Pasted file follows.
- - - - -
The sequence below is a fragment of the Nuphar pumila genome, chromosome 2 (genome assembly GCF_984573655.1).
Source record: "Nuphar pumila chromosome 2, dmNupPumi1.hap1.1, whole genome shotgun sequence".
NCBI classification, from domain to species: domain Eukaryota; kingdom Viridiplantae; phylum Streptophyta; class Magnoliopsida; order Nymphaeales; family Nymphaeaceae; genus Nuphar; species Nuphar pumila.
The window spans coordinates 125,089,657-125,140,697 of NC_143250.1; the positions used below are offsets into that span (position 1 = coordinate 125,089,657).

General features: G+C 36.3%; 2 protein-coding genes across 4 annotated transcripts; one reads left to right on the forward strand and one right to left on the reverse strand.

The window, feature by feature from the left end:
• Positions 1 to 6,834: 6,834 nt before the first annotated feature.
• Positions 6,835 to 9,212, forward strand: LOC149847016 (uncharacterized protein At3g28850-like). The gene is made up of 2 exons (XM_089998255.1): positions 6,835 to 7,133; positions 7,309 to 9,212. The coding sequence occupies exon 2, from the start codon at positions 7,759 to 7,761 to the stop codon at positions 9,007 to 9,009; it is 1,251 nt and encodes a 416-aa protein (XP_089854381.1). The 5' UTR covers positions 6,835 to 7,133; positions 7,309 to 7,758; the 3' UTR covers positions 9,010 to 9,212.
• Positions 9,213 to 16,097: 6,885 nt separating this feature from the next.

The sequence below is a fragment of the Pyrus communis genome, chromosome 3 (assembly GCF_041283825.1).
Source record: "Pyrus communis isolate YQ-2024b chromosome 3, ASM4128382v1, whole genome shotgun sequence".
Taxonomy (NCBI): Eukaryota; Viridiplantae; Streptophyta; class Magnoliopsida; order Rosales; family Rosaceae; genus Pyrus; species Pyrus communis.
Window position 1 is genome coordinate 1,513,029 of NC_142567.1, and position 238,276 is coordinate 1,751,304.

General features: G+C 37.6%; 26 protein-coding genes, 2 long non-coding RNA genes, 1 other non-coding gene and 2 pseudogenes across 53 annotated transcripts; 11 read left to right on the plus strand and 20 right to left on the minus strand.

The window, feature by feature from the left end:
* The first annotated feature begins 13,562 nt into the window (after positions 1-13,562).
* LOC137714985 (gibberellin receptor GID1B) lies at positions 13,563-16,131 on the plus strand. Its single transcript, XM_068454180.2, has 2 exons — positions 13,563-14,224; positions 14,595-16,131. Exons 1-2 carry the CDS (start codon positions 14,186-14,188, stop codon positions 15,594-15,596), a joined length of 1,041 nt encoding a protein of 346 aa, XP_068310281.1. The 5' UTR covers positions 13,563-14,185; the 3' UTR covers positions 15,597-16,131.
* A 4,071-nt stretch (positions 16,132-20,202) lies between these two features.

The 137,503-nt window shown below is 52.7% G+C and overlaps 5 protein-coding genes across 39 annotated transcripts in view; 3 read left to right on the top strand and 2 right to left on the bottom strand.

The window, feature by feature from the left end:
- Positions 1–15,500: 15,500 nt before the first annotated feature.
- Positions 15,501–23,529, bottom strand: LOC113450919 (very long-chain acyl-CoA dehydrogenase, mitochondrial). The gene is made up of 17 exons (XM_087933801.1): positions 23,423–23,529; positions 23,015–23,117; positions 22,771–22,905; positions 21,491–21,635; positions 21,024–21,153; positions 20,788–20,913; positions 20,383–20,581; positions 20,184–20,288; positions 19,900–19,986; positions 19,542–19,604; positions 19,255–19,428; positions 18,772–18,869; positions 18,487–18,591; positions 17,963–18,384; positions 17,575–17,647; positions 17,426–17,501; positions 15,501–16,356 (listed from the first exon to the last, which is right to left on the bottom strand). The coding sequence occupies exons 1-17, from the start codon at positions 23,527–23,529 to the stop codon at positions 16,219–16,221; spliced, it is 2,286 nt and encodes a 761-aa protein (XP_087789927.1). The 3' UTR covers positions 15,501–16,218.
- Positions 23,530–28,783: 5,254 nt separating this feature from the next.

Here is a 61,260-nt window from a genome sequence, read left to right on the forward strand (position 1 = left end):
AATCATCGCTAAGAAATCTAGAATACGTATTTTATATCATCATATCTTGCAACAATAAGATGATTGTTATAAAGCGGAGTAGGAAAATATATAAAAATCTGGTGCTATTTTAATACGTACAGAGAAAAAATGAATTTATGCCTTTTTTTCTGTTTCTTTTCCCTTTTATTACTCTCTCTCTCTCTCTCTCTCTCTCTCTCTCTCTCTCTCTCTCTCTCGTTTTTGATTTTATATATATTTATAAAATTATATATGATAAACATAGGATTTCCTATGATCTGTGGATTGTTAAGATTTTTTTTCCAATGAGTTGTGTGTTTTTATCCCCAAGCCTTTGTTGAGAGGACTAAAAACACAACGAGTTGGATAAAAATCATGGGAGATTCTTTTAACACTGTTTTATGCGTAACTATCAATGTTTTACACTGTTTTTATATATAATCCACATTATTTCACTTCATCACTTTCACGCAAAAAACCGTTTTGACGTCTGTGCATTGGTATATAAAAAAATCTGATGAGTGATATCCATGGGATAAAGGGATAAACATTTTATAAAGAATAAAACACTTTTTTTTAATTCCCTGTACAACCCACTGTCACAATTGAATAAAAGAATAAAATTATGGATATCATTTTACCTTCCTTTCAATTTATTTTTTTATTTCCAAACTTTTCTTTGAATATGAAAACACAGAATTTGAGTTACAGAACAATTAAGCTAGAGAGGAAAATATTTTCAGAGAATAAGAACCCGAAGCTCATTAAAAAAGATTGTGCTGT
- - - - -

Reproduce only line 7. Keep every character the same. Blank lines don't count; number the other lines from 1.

• Positions 1 to 6,834: 6,834 nt before the first annotated feature.